Over the years, the U.S. government has spent many millions of dollars to support Cuba's opposition, with much of the funds never directly reaching the dissidents on the island and instead winding up funding opposition support organizations in Miami and Washington.
Meanwhile, Castro has become a model for a growing left-wing movement in Latin America, most notably in Venezuela and Bolivia.
But for Cubans, the veiled threats were immediately obvious, as Reuters reported via the BBC:
Cuba on Wednesday accused U.S. President George W. Bush of encouraging violent uprising against its communist government with a speech in which Bush urged Cubans to push for democratic change.It takes a lot of nerve to say something like that. But the president certainly doesn't lack nerve.
"You will never force us to our knees," Cuban Foreign Minister Felipe Perez Roque said in response to Bush's speech, which came 15 months after ailing leader Fidel Castro handed over power to his brother.
Bush said he would maintain sanctions against Cuba and called on Cuban military and police officers to join efforts to open Cuba to multi-party democracy, saying liberty was more important tha[n] stability.
To see the truth in what he was saying, consider Iraq, where the Americans have provided freedom but no stability. See how well it works there? Why not do the same elsewhere?
Who cares if the people are afraid to go to school? Who cares if they're afraid to go to work? Who cares if they're afraid to go to the markets? At least they're free to stay home and wait for their houses to be bombed.
On the other hand we can always look to Pakistan, where the US is pulling out all the stops to enforce "stability" at the cost of "liberty".
But then again, they call it "democracy", so maybe nobody will notice the difference.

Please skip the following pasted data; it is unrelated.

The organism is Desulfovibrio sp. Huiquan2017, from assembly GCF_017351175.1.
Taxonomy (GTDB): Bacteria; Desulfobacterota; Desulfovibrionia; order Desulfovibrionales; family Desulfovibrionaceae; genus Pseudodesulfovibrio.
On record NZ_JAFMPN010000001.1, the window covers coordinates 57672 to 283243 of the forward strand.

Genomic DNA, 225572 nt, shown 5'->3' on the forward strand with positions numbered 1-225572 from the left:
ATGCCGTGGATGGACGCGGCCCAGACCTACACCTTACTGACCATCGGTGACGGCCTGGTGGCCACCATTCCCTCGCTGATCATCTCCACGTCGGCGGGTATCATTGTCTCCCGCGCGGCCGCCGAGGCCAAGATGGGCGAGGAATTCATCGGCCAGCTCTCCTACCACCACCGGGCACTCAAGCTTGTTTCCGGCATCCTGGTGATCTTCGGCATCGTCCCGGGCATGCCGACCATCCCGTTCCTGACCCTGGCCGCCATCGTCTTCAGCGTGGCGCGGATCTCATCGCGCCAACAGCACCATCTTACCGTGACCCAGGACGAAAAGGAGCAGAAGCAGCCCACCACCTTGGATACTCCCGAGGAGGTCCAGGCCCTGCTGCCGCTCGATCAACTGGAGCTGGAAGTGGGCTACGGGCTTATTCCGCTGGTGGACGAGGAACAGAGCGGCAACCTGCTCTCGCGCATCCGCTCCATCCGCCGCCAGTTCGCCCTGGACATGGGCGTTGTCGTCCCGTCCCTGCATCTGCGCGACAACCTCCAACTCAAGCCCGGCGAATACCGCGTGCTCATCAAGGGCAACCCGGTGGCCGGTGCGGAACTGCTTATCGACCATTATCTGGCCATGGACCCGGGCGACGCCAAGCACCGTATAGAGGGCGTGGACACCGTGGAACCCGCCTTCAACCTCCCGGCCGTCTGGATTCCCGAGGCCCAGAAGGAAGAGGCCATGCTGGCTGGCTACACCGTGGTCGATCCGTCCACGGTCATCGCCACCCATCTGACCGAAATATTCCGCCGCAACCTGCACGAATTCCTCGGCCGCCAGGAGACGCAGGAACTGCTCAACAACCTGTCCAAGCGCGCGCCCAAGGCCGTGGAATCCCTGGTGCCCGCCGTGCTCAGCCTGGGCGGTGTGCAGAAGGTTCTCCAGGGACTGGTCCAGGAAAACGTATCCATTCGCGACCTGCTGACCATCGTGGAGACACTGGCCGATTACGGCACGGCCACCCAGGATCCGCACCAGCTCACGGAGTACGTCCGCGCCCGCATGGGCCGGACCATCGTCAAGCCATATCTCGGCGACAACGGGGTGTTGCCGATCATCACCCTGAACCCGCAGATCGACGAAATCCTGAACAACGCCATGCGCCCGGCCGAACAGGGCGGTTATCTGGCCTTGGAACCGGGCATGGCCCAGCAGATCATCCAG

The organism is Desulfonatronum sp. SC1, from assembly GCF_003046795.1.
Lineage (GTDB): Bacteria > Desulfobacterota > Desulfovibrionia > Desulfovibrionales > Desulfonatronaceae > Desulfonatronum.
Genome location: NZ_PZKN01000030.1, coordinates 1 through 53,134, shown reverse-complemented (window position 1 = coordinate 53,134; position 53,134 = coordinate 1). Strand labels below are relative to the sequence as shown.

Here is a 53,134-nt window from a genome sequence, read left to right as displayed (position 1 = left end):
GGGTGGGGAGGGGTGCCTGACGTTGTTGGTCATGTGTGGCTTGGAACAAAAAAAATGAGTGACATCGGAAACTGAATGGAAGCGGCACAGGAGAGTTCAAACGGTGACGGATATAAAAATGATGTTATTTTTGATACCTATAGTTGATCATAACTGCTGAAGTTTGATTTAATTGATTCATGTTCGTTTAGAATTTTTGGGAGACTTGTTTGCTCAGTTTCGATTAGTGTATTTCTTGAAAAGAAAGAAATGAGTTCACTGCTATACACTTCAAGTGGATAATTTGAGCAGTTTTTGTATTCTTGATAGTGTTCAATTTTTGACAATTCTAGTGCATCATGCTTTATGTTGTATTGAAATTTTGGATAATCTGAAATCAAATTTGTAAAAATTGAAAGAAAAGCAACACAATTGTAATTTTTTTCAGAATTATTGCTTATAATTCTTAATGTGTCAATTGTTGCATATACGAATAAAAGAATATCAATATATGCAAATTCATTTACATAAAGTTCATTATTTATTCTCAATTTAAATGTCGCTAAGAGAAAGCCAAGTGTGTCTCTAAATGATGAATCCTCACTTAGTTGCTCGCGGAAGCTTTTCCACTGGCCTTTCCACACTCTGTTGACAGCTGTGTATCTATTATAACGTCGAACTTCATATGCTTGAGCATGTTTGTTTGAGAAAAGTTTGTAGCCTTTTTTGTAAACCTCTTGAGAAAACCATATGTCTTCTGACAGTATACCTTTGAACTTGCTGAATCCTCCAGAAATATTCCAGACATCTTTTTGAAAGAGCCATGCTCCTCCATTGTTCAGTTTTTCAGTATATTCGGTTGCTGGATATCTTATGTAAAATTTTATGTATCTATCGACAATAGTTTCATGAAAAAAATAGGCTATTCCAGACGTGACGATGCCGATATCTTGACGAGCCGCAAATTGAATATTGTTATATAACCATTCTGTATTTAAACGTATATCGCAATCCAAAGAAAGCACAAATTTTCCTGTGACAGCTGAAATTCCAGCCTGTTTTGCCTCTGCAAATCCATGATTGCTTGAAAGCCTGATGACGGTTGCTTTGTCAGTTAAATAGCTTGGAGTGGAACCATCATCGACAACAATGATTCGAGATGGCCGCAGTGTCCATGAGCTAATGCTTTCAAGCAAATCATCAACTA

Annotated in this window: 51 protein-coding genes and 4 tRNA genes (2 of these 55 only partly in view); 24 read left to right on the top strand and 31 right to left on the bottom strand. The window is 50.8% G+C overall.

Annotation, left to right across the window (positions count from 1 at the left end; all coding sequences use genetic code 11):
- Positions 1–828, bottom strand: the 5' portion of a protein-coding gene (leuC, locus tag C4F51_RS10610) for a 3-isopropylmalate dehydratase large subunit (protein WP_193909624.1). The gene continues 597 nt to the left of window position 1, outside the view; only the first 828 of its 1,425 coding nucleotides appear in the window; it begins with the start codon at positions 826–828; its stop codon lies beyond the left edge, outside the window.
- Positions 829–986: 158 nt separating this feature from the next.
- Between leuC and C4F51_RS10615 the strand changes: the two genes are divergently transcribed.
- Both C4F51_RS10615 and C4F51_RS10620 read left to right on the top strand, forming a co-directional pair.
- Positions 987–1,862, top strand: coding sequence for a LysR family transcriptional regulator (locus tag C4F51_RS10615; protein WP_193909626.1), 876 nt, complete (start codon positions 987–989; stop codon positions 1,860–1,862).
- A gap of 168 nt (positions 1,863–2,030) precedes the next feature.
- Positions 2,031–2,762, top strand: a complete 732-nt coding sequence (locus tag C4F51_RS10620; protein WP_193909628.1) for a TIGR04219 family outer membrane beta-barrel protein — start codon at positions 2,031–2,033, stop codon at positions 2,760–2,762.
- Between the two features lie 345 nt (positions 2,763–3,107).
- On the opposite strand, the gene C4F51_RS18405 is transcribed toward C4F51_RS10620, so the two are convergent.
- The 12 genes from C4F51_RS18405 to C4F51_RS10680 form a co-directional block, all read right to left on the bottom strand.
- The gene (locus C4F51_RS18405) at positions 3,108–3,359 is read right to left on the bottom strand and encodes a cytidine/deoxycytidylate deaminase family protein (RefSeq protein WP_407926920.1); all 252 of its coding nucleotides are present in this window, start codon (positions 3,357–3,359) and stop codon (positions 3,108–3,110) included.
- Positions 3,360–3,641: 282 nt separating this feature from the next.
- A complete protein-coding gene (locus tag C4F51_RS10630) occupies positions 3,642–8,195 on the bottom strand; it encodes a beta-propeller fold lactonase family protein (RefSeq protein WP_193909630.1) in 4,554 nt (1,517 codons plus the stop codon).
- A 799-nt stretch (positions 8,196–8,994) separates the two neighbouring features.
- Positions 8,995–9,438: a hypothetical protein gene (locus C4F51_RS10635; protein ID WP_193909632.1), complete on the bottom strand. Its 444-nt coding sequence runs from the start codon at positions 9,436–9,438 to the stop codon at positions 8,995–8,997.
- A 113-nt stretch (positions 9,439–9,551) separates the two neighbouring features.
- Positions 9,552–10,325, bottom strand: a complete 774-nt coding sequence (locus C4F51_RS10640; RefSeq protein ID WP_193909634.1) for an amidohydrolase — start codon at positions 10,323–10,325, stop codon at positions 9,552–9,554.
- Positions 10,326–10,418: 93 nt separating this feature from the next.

Perez said that was an "invitation to violence" by Bush. "Cuba categorically rejects the stimulation of violence and the invocation of the use of force," he said at a news conference.We hope such a day is coming. But on the other hand it may be that we will soon be "massacred and tortured in the name of liberty" ... unless we choose to cower in our homes and wait ... for what's left of our country to be destroyed in the name of bringing "democracy" to others.
Bush's speech reflected frustration with his plan for "regime change" in Cuba as his presidential term nears its end, the minister said.
Perez called on the United States to stop interfering in Cuba's internal affairs and lift the U.S. trade embargo and travel restrictions, which date from the early 1960s.
He said Bush had no moral authority to demand changes in Cuba after bloodshed in Iraq.
"You are not a liberator, Mr. Bush. You are a brutal repressor. Your government has invaded, massacred and tortured in the name of liberty," Perez said.
He blamed "Bush tyranny" and not the American people for the U.S. government's hostility toward Cuba. "The day is coming when they will be free of him," he said.
Burn : George W. Bush's second inaugural address was an act of war.